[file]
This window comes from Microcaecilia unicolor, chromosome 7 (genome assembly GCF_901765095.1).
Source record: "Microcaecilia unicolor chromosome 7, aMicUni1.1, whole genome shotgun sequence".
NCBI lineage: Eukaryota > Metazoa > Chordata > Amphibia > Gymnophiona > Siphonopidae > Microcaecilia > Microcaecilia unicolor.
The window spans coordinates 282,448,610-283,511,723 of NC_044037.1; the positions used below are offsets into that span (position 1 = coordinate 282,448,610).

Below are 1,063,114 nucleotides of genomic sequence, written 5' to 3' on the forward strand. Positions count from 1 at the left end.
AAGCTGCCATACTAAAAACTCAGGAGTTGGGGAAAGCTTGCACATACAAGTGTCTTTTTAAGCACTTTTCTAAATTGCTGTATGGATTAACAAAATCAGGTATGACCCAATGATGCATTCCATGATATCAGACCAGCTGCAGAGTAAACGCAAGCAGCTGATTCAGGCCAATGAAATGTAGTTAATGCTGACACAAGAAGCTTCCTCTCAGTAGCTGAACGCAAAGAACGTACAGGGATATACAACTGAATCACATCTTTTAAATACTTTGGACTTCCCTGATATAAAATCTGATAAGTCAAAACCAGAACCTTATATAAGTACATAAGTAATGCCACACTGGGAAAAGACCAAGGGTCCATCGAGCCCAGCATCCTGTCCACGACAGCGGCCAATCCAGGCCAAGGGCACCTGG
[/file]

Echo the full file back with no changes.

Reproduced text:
This window comes from Microcaecilia unicolor, chromosome 7 (genome assembly GCF_901765095.1).
Source record: "Microcaecilia unicolor chromosome 7, aMicUni1.1, whole genome shotgun sequence".
NCBI lineage: Eukaryota > Metazoa > Chordata > Amphibia > Gymnophiona > Siphonopidae > Microcaecilia > Microcaecilia unicolor.
The window spans coordinates 282,448,610-283,511,723 of NC_044037.1; the positions used below are offsets into that span (position 1 = coordinate 282,448,610).

Below are 1,063,114 nucleotides of genomic sequence, written 5' to 3' on the forward strand. Positions count from 1 at the left end.
AAGCTGCCATACTAAAAACTCAGGAGTTGGGGAAAGCTTGCACATACAAGTGTCTTTTTAAGCACTTTTCTAAATTGCTGTATGGATTAACAAAATCAGGTATGACCCAATGATGCATTCCATGATATCAGACCAGCTGCAGAGTAAACGCAAGCAGCTGATTCAGGCCAATGAAATGTAGTTAATGCTGACACAAGAAGCTTCCTCTCAGTAGCTGAACGCAAAGAACGTACAGGGATATACAACTGAATCACATCTTTTAAATACTTTGGACTTCCCTGATATAAAATCTGATAAGTCAAAACCAGAACCTTATATAAGTACATAAGTAATGCCACACTGGGAAAAGACCAAGGGTCCATCGAGCCCAGCATCCTGTCCACGACAGCGGCCAATCCAGGCCAAGGGCACCTGG